Einar on the other hand is a bit frightened of what people think. “I do feel nervous about some of the jokes we’re planning to tell in the comic. I do however see Bruce the Angry Bear as an opportunity to touch on taboo subjects in a constructive, entertaining way,” he says and Jono adds that Bruce is a sort of voice of reason.

“We are living in particularly interesting times when it comes to people’s rights and there’s no way I’m making fun of that, that’s serious stuff we all need to listen to and be aware of. Sometimes in our personal lives outside of the fight for everything we’re fighting for, we forget to laugh at ourselves. We forget that we are literally bags of meat on a rock hurtling through space around a giant exploding star. No one person is better than anyone and we are all as shit as each other.

Yes I’ve made fun of twinks, but I used to be one. I am making fun of a bear, but I am one, and vegans… well they know it’s coming. I have been a comedian for 12 years. Over that time I feel I have fine tuned the ability to make fun of someone without offending them. If someone is truly offended by one of the jokes in this strip my question to them would be, why don’t you lighten up for five minutes?”

The Hamburger Factory
- gourmet burgers

Ok. You’re in Iceland. Most likely for the first time.

You will probably bathe in the Blue Lagoon and take a road trip to Gullfoss and
Geysir. That’s all well and good. But neither Geysir’s nor waterfalls are
something you eat. That’s why we have 15 brilliant and creative hamburgers at
The Hamburger Factory. And they are all perfectly square. Don’t miss out on
Iceland’s most beloved hamburgers.

The Hamburger Factory is Iceland’s most innovative gourmet burger chain.
Packed with burger-craving customers since it’s opening in 2010, among the
regulars is Iceland’s best known fisherman, Eric Clapton. In our restaurants we
welcome tourists with our newspaper like menu and smiley service. They are
packed with fun items and memorable connections to Icelandic pop culture.

Locations:

Omnom Chocolate
- award-winning chocolate maker

    Omnom Chocolate is an Icelandic craft chocolate company based in Reykjavík. We produce handcrafted chocolate from organic cacao beans sourced ethically and sustainably. We’ve developed direct relationships to create premium chocolate with fine flavor cacao beans.

    Our creative flavors are carefully crafted by meticulous chocolate makers. The cacao beans are roasted, winnowed, ground, and refined into melty-smooth chocolate.

    Omnom’s process is one of constant exploration, invention, and experimentation. If it doesn’t please us, if something isn’t absolutely delicious, there’s no reason to be doing it. So, we always start with our taste buds and follow our instincts. Our team searches for the finest ingredients in the world and new ways to improve chocolate. This obsession with knowing where our ingredients come from has led us around the corner to dairy farms in the Icelandic countryside and all the way to rainforest cacao farms of Nicaragua.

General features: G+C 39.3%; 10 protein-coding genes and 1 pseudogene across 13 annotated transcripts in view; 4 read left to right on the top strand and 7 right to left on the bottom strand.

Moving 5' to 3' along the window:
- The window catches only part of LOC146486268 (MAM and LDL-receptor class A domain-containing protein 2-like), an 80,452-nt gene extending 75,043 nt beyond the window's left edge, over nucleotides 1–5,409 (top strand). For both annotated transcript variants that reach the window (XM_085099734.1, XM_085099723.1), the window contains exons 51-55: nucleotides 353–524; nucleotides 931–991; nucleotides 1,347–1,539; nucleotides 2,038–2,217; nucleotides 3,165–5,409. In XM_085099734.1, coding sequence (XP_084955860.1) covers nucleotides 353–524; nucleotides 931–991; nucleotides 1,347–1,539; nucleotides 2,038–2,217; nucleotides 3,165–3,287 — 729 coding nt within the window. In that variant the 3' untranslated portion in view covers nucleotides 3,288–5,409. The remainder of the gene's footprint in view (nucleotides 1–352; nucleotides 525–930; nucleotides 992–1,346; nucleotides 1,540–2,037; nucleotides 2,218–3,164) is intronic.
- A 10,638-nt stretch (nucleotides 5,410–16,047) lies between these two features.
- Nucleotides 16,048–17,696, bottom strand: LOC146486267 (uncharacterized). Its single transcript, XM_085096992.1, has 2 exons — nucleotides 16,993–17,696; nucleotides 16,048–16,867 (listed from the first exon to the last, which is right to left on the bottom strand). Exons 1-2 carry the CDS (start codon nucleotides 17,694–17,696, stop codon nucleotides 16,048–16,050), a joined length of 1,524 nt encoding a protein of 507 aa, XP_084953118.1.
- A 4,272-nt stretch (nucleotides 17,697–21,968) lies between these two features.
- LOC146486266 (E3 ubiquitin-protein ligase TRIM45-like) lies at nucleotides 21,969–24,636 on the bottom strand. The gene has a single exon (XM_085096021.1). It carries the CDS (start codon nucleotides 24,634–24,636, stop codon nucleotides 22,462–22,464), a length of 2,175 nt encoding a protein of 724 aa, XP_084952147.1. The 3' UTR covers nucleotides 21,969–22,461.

In only a few short years, we’ve grown from our 50 sq. m. petrol station space and become an award-winning chocolate maker. Now, with our headquarters in 101 Reykjavík, our chocolate is sent out around Iceland and all over the world.

    At the end of the day, our goal is to make chocolate.

     

    Alfred’s Apartments
    - gay owned an operated

      Alfred’s Apartments and Alfred’s Studios is a gay operated and owned accommodation in the heart of Reykjavik.

      Alfred’s Apartments offers spacious apartments at a good price located just around the corner from Laugavegur shopping street. You can choose the apartment starting from a Small Studio for 2 persons to a large One-bedroom Apartment with balcony for 5 persons.

      Their staff will ensure your comfort during the stay and provide the most updated information about the city, gay and night life in Reykjavik.

      Each apartment has a private bathroom with a shower, fully equipped kitchen and free Wi-Fi. Guests can buy groceries at the local grocery store 50 meters from the apartments. Because of their very central location, numerous shops, restaurants and cafés are available in the surrounding area. The Church of Hallgrimur is located 350 m from the apartments, a tourist agency is just 50 m away and the nearest gay bar is less than 5 minutes walking distance.

      Laekur hostel
      In the hostel we have dorms for 4-8 persons with shared kitchen and bathroom facilities. The rooms are furnished with free internet, lockers, and a USB charger by each bed. The beds have linen provided and you can rent a towel in the cafe on the ground floor for 5 EUR.

      All the dorms are mixed with both genders. You can also book a whole room with 4-8 bunker beds.

      Blue Lagoon
      - a world of wonder

      Named by National Geographic as one of the 25 Wonders of the World, the Blue Lagoon is a shimmering expanse of warmth, relaxation, and rejuvenation. Its unique geothermal seawater comes from 2000 meters within the earth where sea and fresh water converge in a tectonic frontier of porous lava and searing heat. Propelled by extreme pressure, the water ascends to the earth’s surface, emerging enriched with silica, algae, and minerals: the elements that endow Blue Lagoon geothermal seawater with its radiant, healing properties.